The Dragonfly Door and Memorial Gifts

Need a Memorial Gift Idea?
Consider The Dragonfly Door, a Heartfelt Story about Loss and Change

Help children identify the beauty and hope in all cycles of life as they follow two insects, Lea and Nym, and the struggles Nym endures when her friend disappears. This is a tender story about loss and change, written to help parents and adults express their views about life and death.

The Dragonfly Door may serve many purposes, such as comforting a grieving child or providing facts about dragonflies. Beautifully illustrated by Barbara L. Gibson, the book is cherished by parents, grandparents and teachers. Consider it as a possible memorial gift for someone who is grieving a loss.


"The warm, emotional colors ... illustrate this highly recommended picturebook for sharing the bittersweet realities of life with young people."
-- The Midwest Book Review

While Nym slept, she heard Lea's voice saying, "Follow me, Nym. I'm going to show you where I am." "Will I see you again?" Nym asked. "Only when it's time for you to die too," Lea replied. "You won't see me in the marsh ever again. But let me show you what I will look like the next time you see me. Here, close your eyes." Nym closed her eyes. "Now look at me," Lea said. Nym opened her eyes and saw ...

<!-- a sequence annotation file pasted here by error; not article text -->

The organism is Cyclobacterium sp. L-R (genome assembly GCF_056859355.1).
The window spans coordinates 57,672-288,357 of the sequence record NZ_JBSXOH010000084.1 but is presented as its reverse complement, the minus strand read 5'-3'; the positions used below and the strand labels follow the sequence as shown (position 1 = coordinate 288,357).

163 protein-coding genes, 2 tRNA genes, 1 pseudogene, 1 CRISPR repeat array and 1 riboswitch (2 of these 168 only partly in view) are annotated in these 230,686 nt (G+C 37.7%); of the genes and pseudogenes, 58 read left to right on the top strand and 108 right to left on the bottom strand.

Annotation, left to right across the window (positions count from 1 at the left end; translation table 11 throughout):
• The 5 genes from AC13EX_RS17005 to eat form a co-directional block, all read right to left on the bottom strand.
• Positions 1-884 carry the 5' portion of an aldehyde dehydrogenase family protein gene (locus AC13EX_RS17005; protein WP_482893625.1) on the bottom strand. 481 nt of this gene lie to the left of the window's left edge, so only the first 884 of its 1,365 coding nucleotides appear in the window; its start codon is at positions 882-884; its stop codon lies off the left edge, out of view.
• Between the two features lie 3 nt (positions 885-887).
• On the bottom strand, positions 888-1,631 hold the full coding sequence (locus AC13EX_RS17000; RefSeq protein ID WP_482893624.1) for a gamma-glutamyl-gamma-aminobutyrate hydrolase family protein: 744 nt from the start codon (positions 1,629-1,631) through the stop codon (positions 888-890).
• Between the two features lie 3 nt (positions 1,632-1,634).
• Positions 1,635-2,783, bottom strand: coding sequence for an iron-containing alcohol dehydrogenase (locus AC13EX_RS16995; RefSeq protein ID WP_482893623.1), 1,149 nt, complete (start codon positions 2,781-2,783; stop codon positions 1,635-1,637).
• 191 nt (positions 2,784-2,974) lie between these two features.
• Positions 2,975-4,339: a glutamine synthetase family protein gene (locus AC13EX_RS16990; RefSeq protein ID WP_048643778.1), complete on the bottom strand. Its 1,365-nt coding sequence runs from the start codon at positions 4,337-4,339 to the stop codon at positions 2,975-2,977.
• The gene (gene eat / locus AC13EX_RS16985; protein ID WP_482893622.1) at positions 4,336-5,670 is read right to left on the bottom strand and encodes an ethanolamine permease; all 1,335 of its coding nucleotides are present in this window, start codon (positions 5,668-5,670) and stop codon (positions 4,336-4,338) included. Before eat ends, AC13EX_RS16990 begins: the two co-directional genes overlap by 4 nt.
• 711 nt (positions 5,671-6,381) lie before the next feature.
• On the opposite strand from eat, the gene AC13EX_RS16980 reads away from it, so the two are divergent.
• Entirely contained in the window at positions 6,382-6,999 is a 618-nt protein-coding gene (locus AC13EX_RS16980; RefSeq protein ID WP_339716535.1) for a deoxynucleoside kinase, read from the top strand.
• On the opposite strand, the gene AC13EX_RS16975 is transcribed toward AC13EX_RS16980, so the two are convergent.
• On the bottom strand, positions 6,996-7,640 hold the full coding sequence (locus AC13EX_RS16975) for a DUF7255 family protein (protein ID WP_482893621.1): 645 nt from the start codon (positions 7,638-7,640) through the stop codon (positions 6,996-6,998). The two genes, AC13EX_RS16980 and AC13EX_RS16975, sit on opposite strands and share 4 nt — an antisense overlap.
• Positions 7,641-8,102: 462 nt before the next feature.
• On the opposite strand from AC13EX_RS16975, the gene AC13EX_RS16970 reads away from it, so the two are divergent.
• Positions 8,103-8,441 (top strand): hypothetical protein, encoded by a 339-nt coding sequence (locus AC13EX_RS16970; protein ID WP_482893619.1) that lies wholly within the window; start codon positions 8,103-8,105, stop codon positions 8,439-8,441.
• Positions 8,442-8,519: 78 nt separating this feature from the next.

written by John Adams / illustrated by Barbara L. Gibson
ISBN-13: 978-1-934066-12-6
ISBN-10: 1-934066-12-5

Where to buy this book ...
Learn more about this book ...

Summary of The Dragonfly Door ...
A dragonfly story about loss and change to help explain a loss to a child.
A beautifully illustrated book to capture a child's imagination.
A memorial gift in memory of someone special.
A bereavement tool to show children how someone grieving might feel.
A parenting tool to help parents express their views about life and death.
A teacher's story for children to help lead discussions on loss.
A story for sunday school teachers to help lead discussions on life and death.
A bereavement tool for counselors to assist in their work with children.
A metaphor for heaven to help parents and grandparents talk about life after death.
A fictional nature story to show the natural cycles of life.
A transformation story that parallels the butterfly's metamorphosis and change.